The actions of Lina, Maggie and Sloane might make you bonkers, truly.  It seems as if their choices are informed and that they should know better.  However, as Taddeo reveals their pasts and explores deep and disturbing realities, which surround each of their circumstances, your sentiments might be replaced by rage towards an inherently misogynistic past that has plagued our planet for millenniums.

I did not want to stop reading this book and only did so because there were no more pages.  Simply put, Three Women will leave your head spinning and you’ll immediately want to lend it to a friend, provided she/he will get through it within a couple days, giving you someone with whom you may discuss it.

“Lady in Waiting: My Extraordinary Life in the Shadow of the Crown” (author Anne Glenconner) – Emma’s Book Review 3 of 2020

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How apt it is that while reading Lady Glenconner’s book about the dramas she and Princes Margaret endured throughout their lives, the British Press have been creating quite their own histrionics over Meghan’s and Harry’s choice to pull back from their royal life and duties.  Their exit is hardly surprising and Lady in Waiting gives some insight into the fabricated tales published by newspapers, which can destruct the very core of any human being.

Anne Coke (pronounced Cook) was born into aristocracy, grew up with Queen Elizabeth and Princess Margaret, married Colin Tennant (he became the 3rd Baron Glenconner), with whom she had five children, and went on to become a trusted Lady in Waiting for almost thirty years to Princess Margaret.

Anne takes us into the depths of retrospection of the fascinating life she led, making us belly-laugh in one chapter, then wrenching at our hearts with despair in the next.  Her marriage to an outrageously flamboyant and moody man, Colin, alone would send the best of us into a tailspin, as she spares no details of his excessive behaviour.  His immense wealth afforded them a life full of dichotomy between the extravagance of their aristocracy in the UK and the lack of basic utilities, like plumbing and electricity, in Mustique, the Caribbean island which Colin bought in the 50s and eventually catapulted to fame.  What their wealth did not protect their family from were tragedies.  Lady Glenconner writes about these with clarity, her British stiff-upper-lip barely wavering, and you almost have to re-read the pages to make sure your eyes didn’t just deceive you.

Throughout the years, Princess Margaret remained a very close friend to the couple and this book is as much about her life as it is about theirs.  A petite woman in stance alone, Princess Margaret was apparently assertive and confident, fiercely loyal to her sister and the Crown, and thrived in her independent freedom during the countless times she spent in Mustique at the villa gifted to her by Colin Tennant.  One wonders if she had been a young person in this century instead of the last, would she have shed tradition and protocol for a more permanent pathway of freedom, like her great-nephew Harry is choosing to do now.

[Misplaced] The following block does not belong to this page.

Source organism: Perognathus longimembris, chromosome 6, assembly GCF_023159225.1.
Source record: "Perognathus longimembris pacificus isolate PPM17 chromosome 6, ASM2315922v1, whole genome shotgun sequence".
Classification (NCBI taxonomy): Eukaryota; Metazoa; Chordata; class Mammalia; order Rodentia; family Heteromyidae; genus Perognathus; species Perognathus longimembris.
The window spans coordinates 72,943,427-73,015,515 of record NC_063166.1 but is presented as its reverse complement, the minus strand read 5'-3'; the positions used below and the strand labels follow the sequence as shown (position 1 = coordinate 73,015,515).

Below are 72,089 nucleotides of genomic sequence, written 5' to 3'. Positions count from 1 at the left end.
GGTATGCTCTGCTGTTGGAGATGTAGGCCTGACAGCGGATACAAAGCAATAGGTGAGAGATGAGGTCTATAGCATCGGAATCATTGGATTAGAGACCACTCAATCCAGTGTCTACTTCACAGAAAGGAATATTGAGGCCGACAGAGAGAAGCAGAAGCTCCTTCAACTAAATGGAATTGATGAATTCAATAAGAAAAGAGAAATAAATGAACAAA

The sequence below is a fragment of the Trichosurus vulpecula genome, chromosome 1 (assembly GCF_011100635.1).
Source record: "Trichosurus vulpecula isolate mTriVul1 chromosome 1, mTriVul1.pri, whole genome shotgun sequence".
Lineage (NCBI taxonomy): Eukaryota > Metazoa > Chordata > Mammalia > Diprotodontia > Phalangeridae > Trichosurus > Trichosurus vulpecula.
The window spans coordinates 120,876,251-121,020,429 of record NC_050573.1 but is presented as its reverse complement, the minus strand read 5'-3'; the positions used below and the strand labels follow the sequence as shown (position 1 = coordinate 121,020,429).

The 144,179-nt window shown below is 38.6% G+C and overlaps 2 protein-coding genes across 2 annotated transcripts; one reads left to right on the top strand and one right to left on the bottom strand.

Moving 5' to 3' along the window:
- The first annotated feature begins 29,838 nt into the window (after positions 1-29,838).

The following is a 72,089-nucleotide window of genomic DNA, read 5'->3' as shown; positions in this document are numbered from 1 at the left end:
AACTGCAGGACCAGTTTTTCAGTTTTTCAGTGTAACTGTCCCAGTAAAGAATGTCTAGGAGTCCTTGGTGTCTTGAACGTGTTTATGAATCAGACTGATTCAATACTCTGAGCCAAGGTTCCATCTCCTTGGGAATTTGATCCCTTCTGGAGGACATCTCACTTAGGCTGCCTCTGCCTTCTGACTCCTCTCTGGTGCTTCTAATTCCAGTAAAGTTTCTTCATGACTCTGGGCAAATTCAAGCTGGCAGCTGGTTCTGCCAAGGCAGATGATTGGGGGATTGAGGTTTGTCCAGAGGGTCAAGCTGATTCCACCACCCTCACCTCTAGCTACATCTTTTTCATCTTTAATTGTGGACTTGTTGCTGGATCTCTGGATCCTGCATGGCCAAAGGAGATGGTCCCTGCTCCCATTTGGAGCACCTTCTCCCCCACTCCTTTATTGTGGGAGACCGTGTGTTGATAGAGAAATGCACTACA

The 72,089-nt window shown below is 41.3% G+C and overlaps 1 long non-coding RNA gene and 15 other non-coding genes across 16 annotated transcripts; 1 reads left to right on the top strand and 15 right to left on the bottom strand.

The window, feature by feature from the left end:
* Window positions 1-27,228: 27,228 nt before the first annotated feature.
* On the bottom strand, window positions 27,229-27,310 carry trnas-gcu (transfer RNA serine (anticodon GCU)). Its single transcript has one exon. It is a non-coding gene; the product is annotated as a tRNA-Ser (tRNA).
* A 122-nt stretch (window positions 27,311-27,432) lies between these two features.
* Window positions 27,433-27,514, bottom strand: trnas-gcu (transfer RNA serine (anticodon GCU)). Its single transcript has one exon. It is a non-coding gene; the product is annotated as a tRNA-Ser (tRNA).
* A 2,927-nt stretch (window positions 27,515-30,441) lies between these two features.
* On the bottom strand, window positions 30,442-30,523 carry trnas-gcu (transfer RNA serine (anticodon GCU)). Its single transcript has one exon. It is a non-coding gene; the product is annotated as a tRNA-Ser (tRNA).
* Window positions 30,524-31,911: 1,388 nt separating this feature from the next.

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“The 5 Love Languages of Children” (authors Gary Chapman & Ross Campbell) – Emma’s Book Review 2 of 2020

IMG_5803I’m usually not a fan of self-help books, or navel-picking reads, as my mother calls them.  The reason for this is because one can fall into the trappings of self-hatred and inadequacy, taking the proclamations and advice of authors as gospel.  I’m not implying that the authors’ intentions are such, as I do believe there are many who simply want to help us.  However, all 7.2 billion people in the world couldn’t possibly fall together under the same umbrellas of wisdom in any of these books.  Many may read one book and relate to it, others may not.

According to Gary Chapman, PhD, and the late Dr. Ross Campbell, each child has their own love language, which he or she responds to the best: 1. Physical Touch; 2. Words of Affirmation; 3. Quality Time; 4. Gifts; 5. Acts of Service.  While all children, and all people for that matter, may respond positively to all five of these things, one will stand out from the rest and make them feel the most loved.